Sinusitis, or more accurately, rhinosinusitis, literally means ‘inflammation of the nose and sinuses’. Specifically, this relates to the tissue that lines the inside of these structures. The lining of the nose (rhino) is continuous with the lining of the sinuses (sinus) and therefore should be regarded as a single entity – hence ‘rhino-sinus-itis’!

Patients can present with symptoms such as a blocked nose, congestion, nasal discharge (runny nose), facial pain and headaches, or a change in their sense of smell.

There are different causes of rhinosinusitis, and are outlined below.


Acute rhinosinusitis

Causes of acute sinus inflammation are most commonly infections, either viral or bacterial infections. Usually a patient will have a cold caused by a virus, damaging the lining of the nose and sinuses, and also weakening the local body defence mechanisms. As a result, bacteria (which exist in everyone’s noses) also take the opportunity to infect.

These infections usually resolve by themselves in a matter of days and treatment consists of symptom relief medications, such as painkillers and decongestants. However, sometimes antibiotic medication may be required if the infection is prolonged or severe.

Very occasionally, complications can occur whereby the infection can spread into surrounding areas, such as the eye socket. In such situations, hospital admission will be required for intravenous antibiotic treatment, and sometimes, surgery.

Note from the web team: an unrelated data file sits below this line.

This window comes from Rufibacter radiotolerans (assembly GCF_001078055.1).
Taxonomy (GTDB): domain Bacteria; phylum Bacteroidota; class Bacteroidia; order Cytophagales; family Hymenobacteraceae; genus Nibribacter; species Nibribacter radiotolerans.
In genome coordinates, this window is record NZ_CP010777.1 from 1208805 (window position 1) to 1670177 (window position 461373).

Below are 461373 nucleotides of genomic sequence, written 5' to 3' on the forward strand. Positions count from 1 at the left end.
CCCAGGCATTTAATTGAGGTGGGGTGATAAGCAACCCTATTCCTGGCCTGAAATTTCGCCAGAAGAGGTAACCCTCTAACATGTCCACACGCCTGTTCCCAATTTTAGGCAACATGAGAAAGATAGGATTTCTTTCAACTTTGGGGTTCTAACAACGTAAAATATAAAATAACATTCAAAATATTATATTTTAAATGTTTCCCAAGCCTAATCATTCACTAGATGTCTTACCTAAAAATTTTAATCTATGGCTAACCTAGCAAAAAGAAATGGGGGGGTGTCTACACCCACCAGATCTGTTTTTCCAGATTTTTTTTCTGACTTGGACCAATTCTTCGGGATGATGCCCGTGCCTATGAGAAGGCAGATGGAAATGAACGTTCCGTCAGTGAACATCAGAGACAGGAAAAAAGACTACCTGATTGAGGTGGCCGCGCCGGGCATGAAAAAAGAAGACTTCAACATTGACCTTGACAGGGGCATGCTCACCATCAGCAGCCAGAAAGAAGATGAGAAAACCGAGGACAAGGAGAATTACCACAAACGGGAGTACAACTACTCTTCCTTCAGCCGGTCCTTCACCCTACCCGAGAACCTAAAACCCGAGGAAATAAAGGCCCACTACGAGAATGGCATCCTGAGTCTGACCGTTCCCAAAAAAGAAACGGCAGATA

Chronic rhinosinusitis

When patients have had symptoms of sinusitis for more than 12 weeks, they are diagnosed with having chronic rhinosinusitis (CRS). This diagnosis is made using a combination of the patient’s symptoms and their duration, findings on endoscopic examination, and the appearance on a CT scan of the sinuses.

The reason that acute sinusitis becomes chronic is because the swelling of the tissues causes the natural drainage pathways of the sinuses (click picture on the right) to become obstructed. As a result, the infected secretions within the sinuses are unable to leave, causing them to stagnate and further injure the sinus lining.

In addition, the cells of the sinus lining contain microscopic hairs which normally sweep away the mucus from the sinuses to the back of the nose and into the throat, from where it is swallowed. If the sinus lining is injured, then these hairs do not function, and so the secretions will not be swept away.

It becomes a vicious circle.

A prolonged course (3 months) of a combination of different medications (both oral and topical) is used to try and treat this problem. This may include steroids, antibiotics and salt water flushes.

Further investigations such as allergy testing, blood tests, culture of the pus from within the nose and sinuses may be used to further identify the cause of the symptoms.

If this treatment does not work, then surgical treatment in the form of FESS/CASS may be required.

More information on sinusitis here.


Allergic Fungal Rhinosinusitis

Some patients with CRS have a particularly difficult and aggressive type of disease called Allergic Fungal Rhinosinusitis (AFRS). The underlying cause of this is unknown, but is thought to be due to an individual’s reaction to the presence of fungus in our sinuses.

This condition is associated with aggressive polyposis and the presence of a thick, elastic, chewing gum-like mucus (“mucin”) that can fill up all of the sinuses.

Extensive surgery to remove the polyps, open up all of the sinuses, and remove this mucin is almost invariably required. In addition, ongoing medical treatment, long-term surveillance of the sinuses, and occasional ‘rescue’ treatment with oral steroids is needed.

Page last updated on 6th July 2012.